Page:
Wendel History (copied from handwritten copy by Dad)
Dec. 2, 1946
Charley Wendel our father was born in Kornig Bergen, Germany, Sept. 13, 1829, the second son of Henry Wendel and Christena Rottenstein Wendel. At the age of 44 years in Sept. 1873, he fell ill complaining of a severe headache. I Charley was only seven years old and was with him all day. We had been looking for our cows that had strayed from the pasture. Upon our return home, father picked a little seed corn, but had to quit because of the headache. I remember he said the pain was at the bridge of the nose and above his eyes. He took to his bed and after a few days, passed on to his eternal reward. Doctor said it was “brain fever.” Medical science now makes me believe it was sinus infection.
Our mother, Marie Rau was born Nov. 21, 1831, in Erie Co., Pa. and died Feb. 1, 1924. She was the daughter of Christian Godlieb and Dorothea Elizabeth Hauber Rau, their ancestry were Germans and they came from a family of teachers. From Pa. they came to Wabash Co. Ind. In April 1844.
My grandmother died in giving birth to my mother, so in her infant days she was cared for by her only sister, Barbara. She with three brothers made up the family, later Barbara married a man, who was a tailor by trade. She helped her husband in the shop so it left mother alone during her childhood days. Many times mother in her loneliness, would sit outside watching the large fleecy clouds float by, hoping in her childish way to see her mother floating by on a cloud. Just a childish dream. A child’s idea of heaven.
On August 23, 1855, she married by father Charley, they moved on a 40 acre farm 4 miles north and east of LaGro, Ind. near the Hopewell Methodist Church. This tract was about half timber, consisting of oak, walnut, and hard maple, Father cleared all of this timber except 5 acres.
On these 5 acres were enough hard maple trees to furnish enough sap to make syrup and maple sugar to do us all year and for several years after Father died.
I well remember the log rolling days when the neighbors came to help pull these nice big logs to a pile. With skids and ropes they put these logs on top of each other until the pile was long and high, then they would set them on fire which took days to burn. They weren’t worth anything on the market. Today timber like that would go a long ways in paying for a farm.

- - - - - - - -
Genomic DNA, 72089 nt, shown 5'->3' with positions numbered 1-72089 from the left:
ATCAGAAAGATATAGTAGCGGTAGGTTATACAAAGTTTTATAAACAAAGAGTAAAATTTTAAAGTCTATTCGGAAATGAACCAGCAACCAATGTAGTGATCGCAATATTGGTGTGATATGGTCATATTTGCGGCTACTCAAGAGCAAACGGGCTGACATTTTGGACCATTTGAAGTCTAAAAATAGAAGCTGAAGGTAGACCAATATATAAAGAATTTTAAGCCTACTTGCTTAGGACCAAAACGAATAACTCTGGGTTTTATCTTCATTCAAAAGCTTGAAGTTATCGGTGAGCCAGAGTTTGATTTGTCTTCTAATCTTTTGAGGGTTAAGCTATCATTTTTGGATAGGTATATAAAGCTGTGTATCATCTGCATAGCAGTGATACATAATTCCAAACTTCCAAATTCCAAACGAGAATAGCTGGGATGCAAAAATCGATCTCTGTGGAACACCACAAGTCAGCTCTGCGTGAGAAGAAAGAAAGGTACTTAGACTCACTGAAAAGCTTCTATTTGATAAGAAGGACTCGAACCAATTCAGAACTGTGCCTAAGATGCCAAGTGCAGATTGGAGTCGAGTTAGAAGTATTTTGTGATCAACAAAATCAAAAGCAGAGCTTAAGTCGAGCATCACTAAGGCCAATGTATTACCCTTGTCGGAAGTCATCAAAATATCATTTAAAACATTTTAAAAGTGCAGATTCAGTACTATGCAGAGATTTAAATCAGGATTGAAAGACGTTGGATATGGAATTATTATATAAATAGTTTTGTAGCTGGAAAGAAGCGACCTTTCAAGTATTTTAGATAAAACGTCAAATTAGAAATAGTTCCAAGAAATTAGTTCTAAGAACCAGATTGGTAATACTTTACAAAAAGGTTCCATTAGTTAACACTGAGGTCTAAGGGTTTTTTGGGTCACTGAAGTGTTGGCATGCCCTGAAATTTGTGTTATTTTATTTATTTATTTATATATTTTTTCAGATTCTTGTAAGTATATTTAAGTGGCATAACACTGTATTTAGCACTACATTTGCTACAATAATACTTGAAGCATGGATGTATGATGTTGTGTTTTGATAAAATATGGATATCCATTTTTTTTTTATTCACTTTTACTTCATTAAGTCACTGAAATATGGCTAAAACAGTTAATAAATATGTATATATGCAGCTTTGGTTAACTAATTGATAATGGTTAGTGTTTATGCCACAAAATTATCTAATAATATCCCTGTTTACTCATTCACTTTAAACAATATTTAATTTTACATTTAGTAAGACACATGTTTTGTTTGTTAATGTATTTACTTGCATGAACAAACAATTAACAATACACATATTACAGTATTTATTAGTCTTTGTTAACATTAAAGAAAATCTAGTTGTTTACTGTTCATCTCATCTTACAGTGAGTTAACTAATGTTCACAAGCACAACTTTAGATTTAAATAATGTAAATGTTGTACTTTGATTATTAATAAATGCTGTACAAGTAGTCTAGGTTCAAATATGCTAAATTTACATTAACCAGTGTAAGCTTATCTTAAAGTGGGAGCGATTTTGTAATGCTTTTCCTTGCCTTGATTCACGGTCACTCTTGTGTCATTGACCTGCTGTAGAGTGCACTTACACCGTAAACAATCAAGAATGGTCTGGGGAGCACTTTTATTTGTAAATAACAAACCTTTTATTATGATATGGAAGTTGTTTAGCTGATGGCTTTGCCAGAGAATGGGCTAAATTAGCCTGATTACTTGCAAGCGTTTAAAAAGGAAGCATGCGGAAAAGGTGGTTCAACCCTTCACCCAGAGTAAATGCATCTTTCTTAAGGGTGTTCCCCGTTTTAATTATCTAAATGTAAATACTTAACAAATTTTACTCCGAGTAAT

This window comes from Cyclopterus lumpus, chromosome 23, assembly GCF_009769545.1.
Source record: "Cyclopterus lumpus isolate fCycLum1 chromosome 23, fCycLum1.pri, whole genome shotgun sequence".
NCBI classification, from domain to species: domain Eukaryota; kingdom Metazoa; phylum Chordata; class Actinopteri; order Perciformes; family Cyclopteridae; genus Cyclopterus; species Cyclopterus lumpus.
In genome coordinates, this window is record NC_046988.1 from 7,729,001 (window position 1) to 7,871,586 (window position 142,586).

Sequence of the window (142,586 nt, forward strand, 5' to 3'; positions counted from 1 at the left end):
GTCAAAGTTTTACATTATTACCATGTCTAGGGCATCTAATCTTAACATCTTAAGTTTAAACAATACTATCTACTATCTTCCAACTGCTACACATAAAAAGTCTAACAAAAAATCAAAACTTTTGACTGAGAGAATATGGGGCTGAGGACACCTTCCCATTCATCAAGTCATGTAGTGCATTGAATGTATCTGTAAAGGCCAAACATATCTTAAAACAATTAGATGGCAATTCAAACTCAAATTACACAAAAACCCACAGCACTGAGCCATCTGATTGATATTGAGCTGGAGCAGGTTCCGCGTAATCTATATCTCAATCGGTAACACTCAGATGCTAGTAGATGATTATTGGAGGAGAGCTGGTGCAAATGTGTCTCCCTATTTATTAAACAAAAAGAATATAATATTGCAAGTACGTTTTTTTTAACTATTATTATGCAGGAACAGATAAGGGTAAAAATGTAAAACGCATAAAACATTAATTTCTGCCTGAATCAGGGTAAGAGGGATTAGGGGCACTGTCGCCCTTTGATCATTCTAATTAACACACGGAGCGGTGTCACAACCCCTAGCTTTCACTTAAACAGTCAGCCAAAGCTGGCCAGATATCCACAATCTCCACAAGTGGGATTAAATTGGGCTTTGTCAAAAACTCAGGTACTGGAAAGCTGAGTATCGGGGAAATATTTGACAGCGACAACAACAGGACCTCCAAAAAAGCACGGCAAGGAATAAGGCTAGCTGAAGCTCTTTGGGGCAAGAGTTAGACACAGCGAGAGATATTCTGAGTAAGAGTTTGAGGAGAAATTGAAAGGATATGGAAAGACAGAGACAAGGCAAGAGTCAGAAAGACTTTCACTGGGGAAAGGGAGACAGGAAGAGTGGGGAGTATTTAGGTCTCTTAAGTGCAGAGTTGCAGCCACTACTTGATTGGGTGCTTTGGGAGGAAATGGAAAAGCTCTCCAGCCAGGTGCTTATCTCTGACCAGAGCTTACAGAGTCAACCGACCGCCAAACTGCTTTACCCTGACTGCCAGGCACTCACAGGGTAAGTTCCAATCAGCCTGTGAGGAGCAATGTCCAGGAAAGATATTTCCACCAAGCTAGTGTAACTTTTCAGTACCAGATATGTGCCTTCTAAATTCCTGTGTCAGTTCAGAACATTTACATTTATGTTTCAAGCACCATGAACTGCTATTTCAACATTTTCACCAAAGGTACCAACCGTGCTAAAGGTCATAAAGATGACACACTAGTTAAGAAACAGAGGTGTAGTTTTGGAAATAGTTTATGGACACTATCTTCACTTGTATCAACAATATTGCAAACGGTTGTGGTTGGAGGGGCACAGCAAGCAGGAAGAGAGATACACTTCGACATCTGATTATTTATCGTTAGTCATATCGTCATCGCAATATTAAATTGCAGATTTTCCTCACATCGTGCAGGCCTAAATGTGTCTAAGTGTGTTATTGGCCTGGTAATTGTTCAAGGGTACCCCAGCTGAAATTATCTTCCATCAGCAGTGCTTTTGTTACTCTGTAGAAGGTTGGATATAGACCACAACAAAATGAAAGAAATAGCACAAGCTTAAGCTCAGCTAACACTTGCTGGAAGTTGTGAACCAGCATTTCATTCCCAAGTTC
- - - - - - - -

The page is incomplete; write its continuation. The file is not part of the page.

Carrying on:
Those were the days when men used axes and they always kept the cutting edge very sharp. One winter morning, Father was going to cut wood, so he brought the ax into the house to warm it before using for these hard tempered axes would often snap and large pieces would chip if used when cold. As soon as he brought it into the house, a nice white frost would gather on it and Father not being in the house and mother not watching, I picked up the ax to lick off the front and when I did, my tongue stuck to the ax and left some of my tongue sticking to it. An act I never repeated.
Father did have a barn, smokehouse, pump house, and logs enough to build these buildings and a four room log house. The barn Father built had two hay mows, one on each side of a large drive. The straw carrier of the machine would go out through the rear door, where the straw was always neatly stacked. The wheat and oats bins were in the barn plus stalls for six horses. Father had the reputation of being the best horseman in the community and he did have five nice ones. We also had a few peafowls, beautiful birds and always before a rain the male would fly upon the barn and crow, a sure sign of rain.
When Father was building the log house, logs were lying all around in the yard he asked me to bring him the hatchet, which was very sharp. I was careless in carrying it and hurrying. I fell so the blade cut through the bridge of my nose. The bleeding was terrific, so our neighbor Mrs. Williams, was called. She then pow-wowed and murmured something and the blood at once stopped.
Wild game, deer, turkey, squirrel, were plentiful. Wild pigeons came by the thousand. I saw many large limbs broken from large oak trees broken by pigeon roosts, where they had crowded on these limbs.
We had lived, only a short time in our new log house, when my Father died. In those days there were no funeral directors or homes, but in every community, there were a number of men and women who could take care of the dead. In our community, Mr. Philip Sell, who operated a sawmill had walnut lumber on hand from which he made my Father's coffin. He was buried from the Lutheran Church of which he was a member. The cemetery was on the church ground. The church known as the County Line church in Huntington Co. The parsonage was in Wabash Co.